Saw this hanging in a Cracker Barrel restaurant

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Cherrybow

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No, the manager wouldn’t take the wires off that holds it on the hooks......yet. I would love to handle it and inspect it more.
 

Notchy Bob

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To me, it looks like one of the percussion J. Henry "Treaty Rifles." I'll try to post a picture when I get on the desktop computer. There is probably more to the story, but it is my understanding that these were given by the US Government to the tribes in the 1850's and 1860's as annuity payments or treaty gifts. There are a number of them out there. In my opinion, they are historically significant and interesting in their own right, but for some reason they just don't have the cachet of the St. Louis rifles.

Most of these I remember seeing had a different finial on the triggerguard. There was some individual variation, though. Many of them also had US stamped in the wood just behind the triggerguard, toward the toe. I think most of them would have had the Henry name marked on the barrel, and possibly the lock. Henry probably built rifles to a similar pattern for the civilian market, and I suppose the US stamp could be faked, but I don't think these rifles really generate that much interest on the collector market.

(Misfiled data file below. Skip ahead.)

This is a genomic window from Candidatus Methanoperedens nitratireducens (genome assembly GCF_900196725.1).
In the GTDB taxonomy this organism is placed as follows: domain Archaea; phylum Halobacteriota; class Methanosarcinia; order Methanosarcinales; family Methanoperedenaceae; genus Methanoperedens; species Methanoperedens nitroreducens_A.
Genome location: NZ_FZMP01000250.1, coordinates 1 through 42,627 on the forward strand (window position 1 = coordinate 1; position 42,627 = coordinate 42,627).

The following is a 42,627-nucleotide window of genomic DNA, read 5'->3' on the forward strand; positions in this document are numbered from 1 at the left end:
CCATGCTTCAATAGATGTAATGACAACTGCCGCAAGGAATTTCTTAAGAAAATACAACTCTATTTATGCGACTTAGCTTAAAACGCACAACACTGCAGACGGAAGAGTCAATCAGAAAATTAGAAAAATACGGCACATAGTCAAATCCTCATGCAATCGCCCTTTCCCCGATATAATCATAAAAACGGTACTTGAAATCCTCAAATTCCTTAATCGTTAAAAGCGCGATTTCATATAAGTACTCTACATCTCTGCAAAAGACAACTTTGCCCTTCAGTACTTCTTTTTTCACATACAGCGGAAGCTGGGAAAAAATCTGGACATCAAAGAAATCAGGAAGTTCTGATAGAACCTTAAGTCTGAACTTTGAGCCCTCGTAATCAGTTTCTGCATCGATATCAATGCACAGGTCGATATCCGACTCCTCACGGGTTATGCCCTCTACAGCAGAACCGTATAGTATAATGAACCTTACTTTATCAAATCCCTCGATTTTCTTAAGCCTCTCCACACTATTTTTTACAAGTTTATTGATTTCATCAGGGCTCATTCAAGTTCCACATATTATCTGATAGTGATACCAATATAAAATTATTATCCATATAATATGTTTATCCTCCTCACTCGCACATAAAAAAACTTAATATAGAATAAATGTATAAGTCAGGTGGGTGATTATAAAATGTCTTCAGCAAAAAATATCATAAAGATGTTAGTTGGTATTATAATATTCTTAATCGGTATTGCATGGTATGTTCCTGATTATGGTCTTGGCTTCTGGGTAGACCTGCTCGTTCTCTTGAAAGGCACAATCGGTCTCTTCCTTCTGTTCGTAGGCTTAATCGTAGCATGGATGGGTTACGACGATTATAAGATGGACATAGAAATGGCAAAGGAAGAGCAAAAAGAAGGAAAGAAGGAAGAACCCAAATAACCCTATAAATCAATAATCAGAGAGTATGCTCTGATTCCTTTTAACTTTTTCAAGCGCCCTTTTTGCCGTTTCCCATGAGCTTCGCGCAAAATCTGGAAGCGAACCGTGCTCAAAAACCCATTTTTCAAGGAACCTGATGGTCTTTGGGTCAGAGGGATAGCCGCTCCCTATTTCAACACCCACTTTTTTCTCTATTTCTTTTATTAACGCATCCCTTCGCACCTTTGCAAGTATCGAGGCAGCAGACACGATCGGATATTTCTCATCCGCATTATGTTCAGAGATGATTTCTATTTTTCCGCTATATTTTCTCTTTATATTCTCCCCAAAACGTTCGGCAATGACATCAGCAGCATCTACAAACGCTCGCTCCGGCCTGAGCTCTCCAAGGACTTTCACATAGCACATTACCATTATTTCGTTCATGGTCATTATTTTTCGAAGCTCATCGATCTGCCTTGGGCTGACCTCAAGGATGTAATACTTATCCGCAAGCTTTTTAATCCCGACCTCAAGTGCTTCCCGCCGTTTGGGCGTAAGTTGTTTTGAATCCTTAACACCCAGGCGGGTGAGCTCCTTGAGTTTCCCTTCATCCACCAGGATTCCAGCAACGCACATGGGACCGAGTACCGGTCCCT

If you Google "j. Henry treaty rifle" you should get a bunch of hits.

Thanks for sharing these photos! If you don't mind, where is this rifle located? One would think the restaurant manager would find it worthwhile to have the rifle examined by someone who knows what he's looking at, and maybe put a little informational card or placard with the rifle, for customers to read. If that rifle were in a place near me, I'd go there and order dinner just for a chance to see the gun.

Notchy Bob
 

Cherrybow

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One thing that seems different than most rifles I’ve seen (which isn’t very many) is the elongated trigger guard with the Hawken style scroll on it. There is a stamp or makers mark on the lock plate that I can’t make out, but it appears to be in an oval shape.